I thought it would be an excellent opportunity to go in depth (in laymen’s terms obviously) into the science behind color and how it can help you with your crafting projects.
Let’s begin with a nifty quote that explains it better than I ever could:
In the visual arts, color theory is a body of practical guidance to color mixing and the visual effects of a specific color combination. There are also definitions (or categories) of colors based on the color wheel: primarycolor, secondary color and tertiary color.
Now, we know that if we’re working with fabric that we aren’t mixing our own colors; unless you are a fabric dyer extraordinaire…(that, actually sounds like tremendous fun). But, we are consciously attempting to create visually stimulating work.
The area of color theory that I want to focus on, is the idea that we can create a certain effect by merely being strategic about color choice.
If you look at this Color Wheel below you will see the key to the right pointing out the Primary, Secondary and Tertiary colors. Basically, the story goes, that you cannot produce the primary colors by mixing colors. But that all colors are produced by using a combination of them.
Fun fact: Color Theory (as far as we know) was first discussed by Leonardo Da Vinci and Sir. Isaac Newton.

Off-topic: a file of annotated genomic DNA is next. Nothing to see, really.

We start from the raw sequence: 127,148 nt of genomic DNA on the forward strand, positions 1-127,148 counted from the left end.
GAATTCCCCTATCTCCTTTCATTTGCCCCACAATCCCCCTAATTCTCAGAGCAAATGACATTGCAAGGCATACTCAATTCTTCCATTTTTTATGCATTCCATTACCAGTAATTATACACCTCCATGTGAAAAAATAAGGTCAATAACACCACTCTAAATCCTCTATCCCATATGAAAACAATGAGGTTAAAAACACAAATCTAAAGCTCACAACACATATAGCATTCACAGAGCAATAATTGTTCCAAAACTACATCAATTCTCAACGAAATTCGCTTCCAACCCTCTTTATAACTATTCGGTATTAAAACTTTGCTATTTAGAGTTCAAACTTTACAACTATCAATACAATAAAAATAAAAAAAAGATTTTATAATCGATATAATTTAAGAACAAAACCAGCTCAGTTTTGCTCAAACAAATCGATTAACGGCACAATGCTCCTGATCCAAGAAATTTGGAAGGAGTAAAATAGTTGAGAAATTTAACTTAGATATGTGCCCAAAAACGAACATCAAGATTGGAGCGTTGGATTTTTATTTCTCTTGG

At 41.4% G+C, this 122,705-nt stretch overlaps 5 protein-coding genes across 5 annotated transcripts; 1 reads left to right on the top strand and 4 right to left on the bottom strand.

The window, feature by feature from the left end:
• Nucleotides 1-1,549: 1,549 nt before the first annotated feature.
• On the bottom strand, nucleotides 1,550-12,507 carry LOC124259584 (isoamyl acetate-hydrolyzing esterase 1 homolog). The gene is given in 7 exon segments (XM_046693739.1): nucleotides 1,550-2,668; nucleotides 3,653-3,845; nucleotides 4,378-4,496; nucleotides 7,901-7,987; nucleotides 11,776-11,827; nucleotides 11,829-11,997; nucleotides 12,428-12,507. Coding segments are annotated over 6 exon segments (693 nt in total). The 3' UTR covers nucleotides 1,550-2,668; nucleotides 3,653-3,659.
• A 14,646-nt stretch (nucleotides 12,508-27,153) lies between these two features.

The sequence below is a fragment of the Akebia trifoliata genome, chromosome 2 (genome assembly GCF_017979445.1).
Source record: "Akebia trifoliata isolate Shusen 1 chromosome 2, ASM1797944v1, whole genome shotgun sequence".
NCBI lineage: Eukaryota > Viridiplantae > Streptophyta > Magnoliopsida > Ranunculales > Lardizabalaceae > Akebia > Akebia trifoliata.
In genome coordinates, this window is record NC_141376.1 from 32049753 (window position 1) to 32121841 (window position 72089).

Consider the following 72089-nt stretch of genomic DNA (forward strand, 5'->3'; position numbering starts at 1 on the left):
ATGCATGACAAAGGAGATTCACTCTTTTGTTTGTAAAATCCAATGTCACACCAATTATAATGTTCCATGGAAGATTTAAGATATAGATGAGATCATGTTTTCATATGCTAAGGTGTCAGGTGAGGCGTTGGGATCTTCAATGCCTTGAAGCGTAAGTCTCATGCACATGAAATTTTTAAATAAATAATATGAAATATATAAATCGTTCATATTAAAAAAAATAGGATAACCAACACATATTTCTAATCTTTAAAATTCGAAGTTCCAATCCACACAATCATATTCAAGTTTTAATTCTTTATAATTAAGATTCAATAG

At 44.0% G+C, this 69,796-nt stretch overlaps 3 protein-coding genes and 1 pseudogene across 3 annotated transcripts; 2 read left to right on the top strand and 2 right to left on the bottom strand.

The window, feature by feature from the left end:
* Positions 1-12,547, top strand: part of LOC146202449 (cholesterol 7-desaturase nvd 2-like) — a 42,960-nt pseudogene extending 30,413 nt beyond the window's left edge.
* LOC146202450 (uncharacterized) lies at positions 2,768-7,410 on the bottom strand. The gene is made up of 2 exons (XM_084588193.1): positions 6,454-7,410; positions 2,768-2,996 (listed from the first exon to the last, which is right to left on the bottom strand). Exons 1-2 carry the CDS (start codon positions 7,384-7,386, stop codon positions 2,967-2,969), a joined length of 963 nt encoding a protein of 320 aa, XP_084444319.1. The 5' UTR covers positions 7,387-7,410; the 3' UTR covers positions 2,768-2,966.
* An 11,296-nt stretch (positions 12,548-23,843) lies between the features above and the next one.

If we continue to study the color wheel, you will notice that if we drew a straight line from one color to the other side of the circle it will bump into another color. This, my friend, takes us into the world of Complimentary Colors and Harmonizing.
In color theory, color harmony refers to the property that certain aesthetically pleasing color combinations have. These combinations create pleasing contrasts and consonances that are said to be harmonious. These combinations can be of complementary colors, split-complementary colors, color triads, or analogous colors. Color harmony has been a topic of extensive study throughout history, but only since the Renaissance and the Scientific Revolution has it seen extensive codification. Artists and designers make use of these harmonies in order to achieve certain moods or aesthetics.
Thank you again Wikipedia.
So, every color you see on the wheel that connects to another on the opposite side is its complement. The stark contrast between the two colors creates the strongest visual tension and therefore grabs the most attention.
Here’s an example:
Let’s go a level deeper.
Split-Complimentary colors create a similar effect, but splits one of the true complementary colors into two similar colors. It would be like if we took that picture of the pretty buttercup with the bright blue sky and made the top half of the sky a Blue Green and the bottom half a Blue Violet.
Basically, if Blue had a baby with Green and then had another baby with Violet.
The point of this technique is to achieve color harmony by mixing things up visually. it makes things a little more interesting.
The late Vincent Van Gogh loved to do this:
Are you feelin’ the harmony? It has a certain vibrating quality and liveliness.
“Instead of trying to exactly paint what I see before me, I make more arbitrary use of color to express myself more forcefully.” – Vincent Van Gogh
Okay, this post has gotten away from me, and I will have to post a Pt. 2.
In the next post we will explore Color Polygons and Analogous Colors.
Did you guys find this interesting? I love this stuff.
In the mean time, I’d love to hear about your color theory experiments 🙂
Until next time..